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Certification Programs Give Trainers More Tools to Help Clients

Exercise * Organizations are teaching them how to aid people who have chronic medical conditions.

November 06, 2000|CAROL KRUCOFF | SPECIAL TO THE TIMES

"Only an estimated 30% of doctors effectively counsel patients about physical activity," says Michael Pratt, a medical epidemiologist at the U.S. Centers for Disease Control and Prevention. "Most physicians recognize that exercise is important, but the predominant force in health care now is cost-cutting, and practices that have long-term benefit, like exercise, are getting short shrift." Doctors also lack the time and frequently the knowledge, he says, to instruct patients about exercise.

Consumer demand for trainers who could help manage medical conditions is partly responsible for the creation of new exercise practitioner certifications, says Susan Johnson, director of continuing education and certification programs at the Cooper Institute for Aerobics Research in Dallas. "Real people, with real health conditions, started showing up in health clubs," she says. "Many trainers wanted extra education to work with these special populations."

Even the best personal-trainer certifications generally qualify someone to work only with "apparently healthy adults," says Maya Rhinewine, who trains clients at the Bethesda-Chevy Chase (Md.) YMCA. "That's kind of a joke because almost everyone has some sort of health condition, whether it's a bad back or a bad knee. When I heard that ACE was offering a clinical exercise specialist program, I went to the first seating, in March of 1999."

Although they're still in the minority, some physicians insist that exercise be an essential component of medical treatment.

"Every patient in this practice gets an exercise program," says Michael April, a specialist in pain management and sports injuries at the Center for Physical Medicine and Rehabilitation in Rockville, Md.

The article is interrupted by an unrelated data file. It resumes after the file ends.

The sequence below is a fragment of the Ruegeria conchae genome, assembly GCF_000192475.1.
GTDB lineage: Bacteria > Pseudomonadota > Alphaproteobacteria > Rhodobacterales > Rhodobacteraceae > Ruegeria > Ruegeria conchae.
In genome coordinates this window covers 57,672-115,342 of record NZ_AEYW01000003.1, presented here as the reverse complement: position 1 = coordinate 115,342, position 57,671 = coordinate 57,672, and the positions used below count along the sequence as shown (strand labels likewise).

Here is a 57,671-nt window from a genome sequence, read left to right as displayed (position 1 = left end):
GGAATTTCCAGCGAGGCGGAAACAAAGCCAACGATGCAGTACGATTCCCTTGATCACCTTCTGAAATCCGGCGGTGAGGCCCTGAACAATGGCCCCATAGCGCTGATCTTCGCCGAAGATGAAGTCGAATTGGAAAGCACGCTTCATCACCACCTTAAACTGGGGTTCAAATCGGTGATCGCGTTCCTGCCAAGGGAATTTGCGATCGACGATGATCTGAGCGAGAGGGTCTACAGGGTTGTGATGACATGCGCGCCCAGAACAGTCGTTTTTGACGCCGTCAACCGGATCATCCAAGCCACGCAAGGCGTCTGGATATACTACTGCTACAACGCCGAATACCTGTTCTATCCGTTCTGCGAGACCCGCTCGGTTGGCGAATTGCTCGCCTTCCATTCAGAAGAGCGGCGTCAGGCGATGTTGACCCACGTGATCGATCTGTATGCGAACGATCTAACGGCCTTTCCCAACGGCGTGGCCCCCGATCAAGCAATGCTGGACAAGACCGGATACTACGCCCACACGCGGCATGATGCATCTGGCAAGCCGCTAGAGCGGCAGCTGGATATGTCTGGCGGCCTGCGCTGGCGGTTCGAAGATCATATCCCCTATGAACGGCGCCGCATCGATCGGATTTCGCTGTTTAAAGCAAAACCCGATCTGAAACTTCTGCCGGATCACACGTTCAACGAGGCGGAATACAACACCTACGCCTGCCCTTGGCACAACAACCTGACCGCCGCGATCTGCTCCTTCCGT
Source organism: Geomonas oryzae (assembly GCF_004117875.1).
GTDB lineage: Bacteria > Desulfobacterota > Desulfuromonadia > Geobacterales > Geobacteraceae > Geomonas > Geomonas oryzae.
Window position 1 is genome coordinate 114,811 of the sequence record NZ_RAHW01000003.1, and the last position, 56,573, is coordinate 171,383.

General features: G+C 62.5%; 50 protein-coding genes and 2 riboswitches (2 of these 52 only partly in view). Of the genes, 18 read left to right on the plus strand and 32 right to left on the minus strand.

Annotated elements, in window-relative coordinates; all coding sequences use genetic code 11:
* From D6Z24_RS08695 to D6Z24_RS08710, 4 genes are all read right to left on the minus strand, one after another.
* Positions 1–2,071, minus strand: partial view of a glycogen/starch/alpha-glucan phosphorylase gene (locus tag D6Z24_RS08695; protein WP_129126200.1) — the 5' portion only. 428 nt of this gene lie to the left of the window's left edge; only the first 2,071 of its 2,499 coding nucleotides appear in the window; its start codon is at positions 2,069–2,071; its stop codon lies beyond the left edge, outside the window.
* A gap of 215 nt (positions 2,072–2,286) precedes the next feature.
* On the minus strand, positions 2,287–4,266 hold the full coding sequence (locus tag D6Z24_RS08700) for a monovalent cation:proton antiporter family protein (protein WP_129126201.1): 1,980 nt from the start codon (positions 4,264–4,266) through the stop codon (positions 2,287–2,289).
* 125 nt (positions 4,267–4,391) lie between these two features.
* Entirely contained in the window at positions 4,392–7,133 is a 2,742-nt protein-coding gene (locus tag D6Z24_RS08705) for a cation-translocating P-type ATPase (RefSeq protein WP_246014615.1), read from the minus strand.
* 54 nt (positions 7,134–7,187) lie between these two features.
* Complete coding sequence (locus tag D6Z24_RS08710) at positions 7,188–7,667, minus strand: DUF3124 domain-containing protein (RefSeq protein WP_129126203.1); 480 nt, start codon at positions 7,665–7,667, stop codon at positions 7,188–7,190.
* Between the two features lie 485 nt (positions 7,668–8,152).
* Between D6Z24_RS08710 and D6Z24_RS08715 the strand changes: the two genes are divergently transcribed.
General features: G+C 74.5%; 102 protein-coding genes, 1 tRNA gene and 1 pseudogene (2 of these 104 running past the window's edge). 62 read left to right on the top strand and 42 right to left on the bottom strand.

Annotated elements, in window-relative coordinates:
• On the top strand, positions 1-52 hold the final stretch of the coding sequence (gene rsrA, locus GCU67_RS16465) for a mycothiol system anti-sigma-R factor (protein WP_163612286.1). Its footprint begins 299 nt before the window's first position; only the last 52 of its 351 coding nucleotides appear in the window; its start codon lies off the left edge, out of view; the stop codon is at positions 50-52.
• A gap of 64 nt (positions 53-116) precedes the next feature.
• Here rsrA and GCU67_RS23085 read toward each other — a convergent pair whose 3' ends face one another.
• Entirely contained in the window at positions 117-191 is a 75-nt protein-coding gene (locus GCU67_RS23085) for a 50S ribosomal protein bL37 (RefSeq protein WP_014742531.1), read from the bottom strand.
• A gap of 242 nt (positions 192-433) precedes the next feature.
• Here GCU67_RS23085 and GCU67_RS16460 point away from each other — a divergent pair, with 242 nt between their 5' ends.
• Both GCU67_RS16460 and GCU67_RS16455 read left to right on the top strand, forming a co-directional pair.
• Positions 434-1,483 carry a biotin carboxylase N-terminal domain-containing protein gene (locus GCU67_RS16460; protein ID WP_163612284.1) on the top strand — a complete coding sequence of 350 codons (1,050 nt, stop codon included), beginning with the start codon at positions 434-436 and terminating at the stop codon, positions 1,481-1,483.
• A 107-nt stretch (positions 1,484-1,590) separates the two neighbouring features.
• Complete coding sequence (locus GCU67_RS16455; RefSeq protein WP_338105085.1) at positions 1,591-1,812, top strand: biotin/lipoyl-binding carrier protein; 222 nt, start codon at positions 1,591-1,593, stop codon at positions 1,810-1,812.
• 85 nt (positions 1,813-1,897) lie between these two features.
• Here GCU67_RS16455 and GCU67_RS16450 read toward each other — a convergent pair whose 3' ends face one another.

"People who are in pain develop weakness and lose flexibility, which becomes a vicious cycle causing more pain and weakness," says April, who often recommends specific personal trainers to older patients, to competitive athletes and to those recovering from an injury.

Frequently, he says, trainers help patients identify unrecognized sources of pain. "Someone who has tennis elbow may discover they have a weak shoulder," April notes. "When they strengthen their shoulder and entire upper extremity, their elbow pain goes away."

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Resources

Credentials from these organizations, which offer specialized training in working with clients with medical conditions, generally signify a well-qualified exercise professional:

* American College of Sports Medicine, 401 W. Michigan St., Indianapolis, IN 46202; or http://www.acsm.org.

* American Council on Exercise, 5820 Oberlin Drive, San Diego, CA 92121; referrals are available through the organization's Web site and consumer hot line, (800) 825-3636 or http://www.acefitness.org.

* Cooper Institute for Aerobics Research, 12200 Preston Road, Dallas, TX 75230; or http://www.cooperinst.org.

* National Strength and Conditioning Assn., P.O. Box 8140, Lincoln, NE 68501; consumer referrals are available on the organization's Web site (http://www.nsca-lift.org) and by calling (800) 815-6826.

* National Strength Professionals Assn., 700 Russell Ave., Gaithersburg, MD 20877; or http://www.nspainc.com. For referrals, call (800) 494-6772.

* Aerobics and Fitness Assn. of America, 15250 Ventura Blvd., Suite 200, Sherman Oaks, CA 91403; or http://www.afaa.com. Referrals are available by calling (800) 446-2322, Ext. 259.

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